Glinka: Ruslan And Lyudmila Box set
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This recording of Glinka's melodically marvellous but dramatically lacking fairy tale opera offers outstanding singing and conducting, a thoroughly idiomatic performance, and modern sound, all of which combine to make it the preferred edition. The only problem, and it's a minor one, is occasional intrusive noise from the house and stage--this is a live recording. For most listeners, the greater intensity of a live performance over a studio recording will overcome that objection. Anna Netrebko's Lyudmila is clear-voiced and winning; Vladimir Ognovienko has a typically back-of-the-throat Slavic production that is not a problem in this repertoire. Conductor Valery Gergiev offers one of his best performances in this series. --Sarah Bryan Miller
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Top Customer Reviews
What is the style of “Ruslan”?: The opera represents a genuinely new development in opera, a departure from tradition in the direction of Slavic folklore. But that doesn’t mean it is fully-formed. The short orchestral introduction sounds like ersatz Mendelssohn. More important in the opera are frequent numbers in the style of Italian opera, greatly reminiscent of early Verdi. Examples include Ludmilla’s bel canto ornamentation in the Act V Finale, the very conventional (but also very pretty) dances in Act III or the recitative-like elements in Finn’s Ballad (Act II). But Glinka also introduced colorful and exotic numbers that foreshadow later Slavic operas – it is these numbers, many of them very attractive and memorable, that must have impressed the Russian composers who followed Glinka. The Act IV setting in the evil magician Chernomoor’s palace provided Glinka with particular inspiration, in the dances, some of the most attractive Russian music I have heard, such as the “Lesginka” and the March. The “Persian Chorus” at the opening of Act III or Ruslan’s powerful Act II basso aria about the suffering that awaits in the future sound like classic, and high-quality, Russian opera numbers. So “Ruslan” is something of a smorgasborg, a transitional work, but one with real high points.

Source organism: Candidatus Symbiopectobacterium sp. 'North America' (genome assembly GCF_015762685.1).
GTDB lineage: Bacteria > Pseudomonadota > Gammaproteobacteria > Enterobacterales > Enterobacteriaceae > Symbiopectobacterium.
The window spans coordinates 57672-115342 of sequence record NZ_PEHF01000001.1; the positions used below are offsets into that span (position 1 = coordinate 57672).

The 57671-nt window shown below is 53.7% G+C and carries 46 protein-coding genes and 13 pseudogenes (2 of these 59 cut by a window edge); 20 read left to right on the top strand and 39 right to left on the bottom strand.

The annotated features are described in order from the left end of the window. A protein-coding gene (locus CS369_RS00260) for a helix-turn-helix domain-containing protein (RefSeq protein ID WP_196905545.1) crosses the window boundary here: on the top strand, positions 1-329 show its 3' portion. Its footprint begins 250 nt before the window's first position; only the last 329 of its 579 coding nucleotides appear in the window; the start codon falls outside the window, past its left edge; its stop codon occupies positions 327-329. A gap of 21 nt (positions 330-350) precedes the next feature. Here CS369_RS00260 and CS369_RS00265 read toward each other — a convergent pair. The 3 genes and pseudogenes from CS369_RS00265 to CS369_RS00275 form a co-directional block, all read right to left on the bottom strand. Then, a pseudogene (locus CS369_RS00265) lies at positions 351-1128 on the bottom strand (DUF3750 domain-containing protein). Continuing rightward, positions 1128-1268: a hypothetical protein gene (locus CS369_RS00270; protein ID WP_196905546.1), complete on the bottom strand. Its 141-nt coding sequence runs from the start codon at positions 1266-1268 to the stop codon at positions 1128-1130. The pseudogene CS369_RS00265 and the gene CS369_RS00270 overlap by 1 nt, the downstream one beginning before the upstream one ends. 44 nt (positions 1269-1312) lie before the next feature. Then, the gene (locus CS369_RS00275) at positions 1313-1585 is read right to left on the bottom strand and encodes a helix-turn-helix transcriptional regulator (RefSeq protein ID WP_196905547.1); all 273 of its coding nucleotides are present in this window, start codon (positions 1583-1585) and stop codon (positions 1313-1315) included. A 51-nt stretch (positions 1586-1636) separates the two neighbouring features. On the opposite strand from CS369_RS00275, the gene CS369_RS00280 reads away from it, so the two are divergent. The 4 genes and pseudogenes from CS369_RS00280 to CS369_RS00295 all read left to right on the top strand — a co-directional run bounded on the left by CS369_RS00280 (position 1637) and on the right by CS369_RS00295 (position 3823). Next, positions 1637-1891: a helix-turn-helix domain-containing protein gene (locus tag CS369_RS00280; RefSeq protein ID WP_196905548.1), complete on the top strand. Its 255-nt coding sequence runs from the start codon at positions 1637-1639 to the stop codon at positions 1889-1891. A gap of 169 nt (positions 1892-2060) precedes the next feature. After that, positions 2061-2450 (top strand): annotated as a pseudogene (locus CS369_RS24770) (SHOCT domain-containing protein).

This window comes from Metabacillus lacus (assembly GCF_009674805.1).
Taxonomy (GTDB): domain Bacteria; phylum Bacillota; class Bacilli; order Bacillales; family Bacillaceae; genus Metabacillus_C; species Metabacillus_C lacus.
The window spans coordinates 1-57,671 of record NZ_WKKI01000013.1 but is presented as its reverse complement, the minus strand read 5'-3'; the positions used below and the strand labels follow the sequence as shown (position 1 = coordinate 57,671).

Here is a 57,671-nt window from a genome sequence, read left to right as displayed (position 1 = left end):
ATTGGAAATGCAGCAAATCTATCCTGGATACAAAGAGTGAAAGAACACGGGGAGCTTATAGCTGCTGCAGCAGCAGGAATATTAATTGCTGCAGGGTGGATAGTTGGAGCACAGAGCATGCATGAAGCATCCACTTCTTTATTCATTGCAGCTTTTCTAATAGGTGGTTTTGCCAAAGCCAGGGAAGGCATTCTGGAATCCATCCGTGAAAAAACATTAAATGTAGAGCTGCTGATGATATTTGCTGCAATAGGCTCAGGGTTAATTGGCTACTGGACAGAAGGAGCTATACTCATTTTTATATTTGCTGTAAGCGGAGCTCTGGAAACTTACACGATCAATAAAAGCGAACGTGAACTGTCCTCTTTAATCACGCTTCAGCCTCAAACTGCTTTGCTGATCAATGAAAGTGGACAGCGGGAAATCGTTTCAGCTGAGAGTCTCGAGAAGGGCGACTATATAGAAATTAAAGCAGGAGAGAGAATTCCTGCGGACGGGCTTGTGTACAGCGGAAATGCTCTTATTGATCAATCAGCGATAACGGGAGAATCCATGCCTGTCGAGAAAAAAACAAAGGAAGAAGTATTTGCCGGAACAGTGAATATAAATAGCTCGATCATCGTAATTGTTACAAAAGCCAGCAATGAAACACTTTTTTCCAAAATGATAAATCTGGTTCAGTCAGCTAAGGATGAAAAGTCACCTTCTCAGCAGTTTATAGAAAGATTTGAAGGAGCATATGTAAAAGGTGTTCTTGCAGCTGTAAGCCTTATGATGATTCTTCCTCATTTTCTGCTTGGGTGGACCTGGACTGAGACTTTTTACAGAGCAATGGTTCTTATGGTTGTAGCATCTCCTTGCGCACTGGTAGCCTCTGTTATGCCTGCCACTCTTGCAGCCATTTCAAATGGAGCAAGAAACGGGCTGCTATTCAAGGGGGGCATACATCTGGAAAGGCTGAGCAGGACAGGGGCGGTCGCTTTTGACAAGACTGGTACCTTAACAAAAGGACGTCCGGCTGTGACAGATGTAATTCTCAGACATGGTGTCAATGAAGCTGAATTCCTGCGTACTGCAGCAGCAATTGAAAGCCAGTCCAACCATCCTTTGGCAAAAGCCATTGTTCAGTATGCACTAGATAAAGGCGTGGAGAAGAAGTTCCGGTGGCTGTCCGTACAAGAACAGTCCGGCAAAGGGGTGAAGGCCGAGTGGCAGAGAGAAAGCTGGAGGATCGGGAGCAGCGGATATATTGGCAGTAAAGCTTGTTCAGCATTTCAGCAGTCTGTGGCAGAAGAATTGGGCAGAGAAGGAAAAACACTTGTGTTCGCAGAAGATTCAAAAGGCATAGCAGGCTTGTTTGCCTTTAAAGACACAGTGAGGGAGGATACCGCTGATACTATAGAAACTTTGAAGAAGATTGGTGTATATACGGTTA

La Trebs: This 1995 recording finds star soprano Anna Netrebko, her career just beginning at the age of 24, in the title role of Ludmilla. It says something for my talent scouting that nothing about Netrebko’s performance would alert me to the fact that the next budding superstar of global opera was right there. She does a generally good but unexceptional job thoughout the opera, with what are surprisingly few numbers for a title role. That said, the difficult high-register Italianate coloratura numbers in the Act V finale, to which I referred earlier, are done very well showing that Netrebko had a strong technique in her upper range. But I’ll confess that if you asked what was the vocal highlight of the performance, I would point to basso Vladimir Ognovienko as Ruslan and his Act II double-aria, which after a shaky opening turns into a genuinely powerful tearjerker. Shows what I know!
Sound quality is OK – a bit muddy. I very much enjoyed listening to this “Ruslan” set and would characterize it as a successful but not exceptional effort.
The other roles may not be as distinctive, but are generally very good or at least agreeable. Vladimir Ognovienko has a full bass-baritone voice for Ruslan, and characterizes the role well even if the actual singing isn't always very distinctive. I was perhaps more taken with Gennadi Bezzubenkov's well sung Farlaf and (not the least) Larissa Diadkova's Ratmir. Galina Gorchakova's Gorislava is also generally brilliant, but some of the other roles, such as Yuri Marusin's Bayan, are a little flat and wearisome (but at least Marusin is intermittently very convincing).
Where this set really scores is with the orchestral playing, however. The overture is red-hot and exhilarating, though perhaps not as exuberant as some versions - Gergiev drives the music here and elsewhere with passion, spirit and momentum, but not always with a lot of fun. Still the attention to detail is admirable, and Gergiev and the Kirov orchestra (and chorus) are superb not only in the faster music, but also admirably sensitive and passionate in the more reflective movements - and we do indeed get lots of fairy tale charm. The sound quality is good (it is a live performance, however, although you rarely hear much intrusive noise). But don't let the small caveats mentioned in passing deter you; this set is probably the best around of this fascinating opera (I have not heard the Kondrashin version championed by some other reviewers, though) and a great success; strongly recommended.